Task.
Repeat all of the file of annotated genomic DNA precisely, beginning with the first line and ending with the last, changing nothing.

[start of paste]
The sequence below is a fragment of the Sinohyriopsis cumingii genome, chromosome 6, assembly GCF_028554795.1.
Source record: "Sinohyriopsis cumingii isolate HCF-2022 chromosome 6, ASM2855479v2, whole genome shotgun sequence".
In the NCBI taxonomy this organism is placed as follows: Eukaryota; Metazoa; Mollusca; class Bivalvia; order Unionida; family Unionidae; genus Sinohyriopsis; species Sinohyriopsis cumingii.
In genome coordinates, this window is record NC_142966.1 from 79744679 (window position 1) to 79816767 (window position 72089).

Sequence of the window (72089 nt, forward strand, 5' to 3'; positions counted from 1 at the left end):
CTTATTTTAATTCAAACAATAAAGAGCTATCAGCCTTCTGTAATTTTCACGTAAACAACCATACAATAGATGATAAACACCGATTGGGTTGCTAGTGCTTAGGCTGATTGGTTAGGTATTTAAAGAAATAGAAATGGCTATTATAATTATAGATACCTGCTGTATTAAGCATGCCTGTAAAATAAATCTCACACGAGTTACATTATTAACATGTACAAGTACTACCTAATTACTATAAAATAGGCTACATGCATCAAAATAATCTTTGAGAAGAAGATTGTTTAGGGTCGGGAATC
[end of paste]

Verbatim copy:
The sequence below is a fragment of the Sinohyriopsis cumingii genome, chromosome 6, assembly GCF_028554795.1.
Source record: "Sinohyriopsis cumingii isolate HCF-2022 chromosome 6, ASM2855479v2, whole genome shotgun sequence".
In the NCBI taxonomy this organism is placed as follows: Eukaryota; Metazoa; Mollusca; class Bivalvia; order Unionida; family Unionidae; genus Sinohyriopsis; species Sinohyriopsis cumingii.
In genome coordinates, this window is record NC_142966.1 from 79744679 (window position 1) to 79816767 (window position 72089).

Sequence of the window (72089 nt, forward strand, 5' to 3'; positions counted from 1 at the left end):
CTTATTTTAATTCAAACAATAAAGAGCTATCAGCCTTCTGTAATTTTCACGTAAACAACCATACAATAGATGATAAACACCGATTGGGTTGCTAGTGCTTAGGCTGATTGGTTAGGTATTTAAAGAAATAGAAATGGCTATTATAATTATAGATACCTGCTGTATTAAGCATGCCTGTAAAATAAATCTCACACGAGTTACATTATTAACATGTACAAGTACTACCTAATTACTATAAAATAGGCTACATGCATCAAAATAATCTTTGAGAAGAAGATTGTTTAGGGTCGGGAATC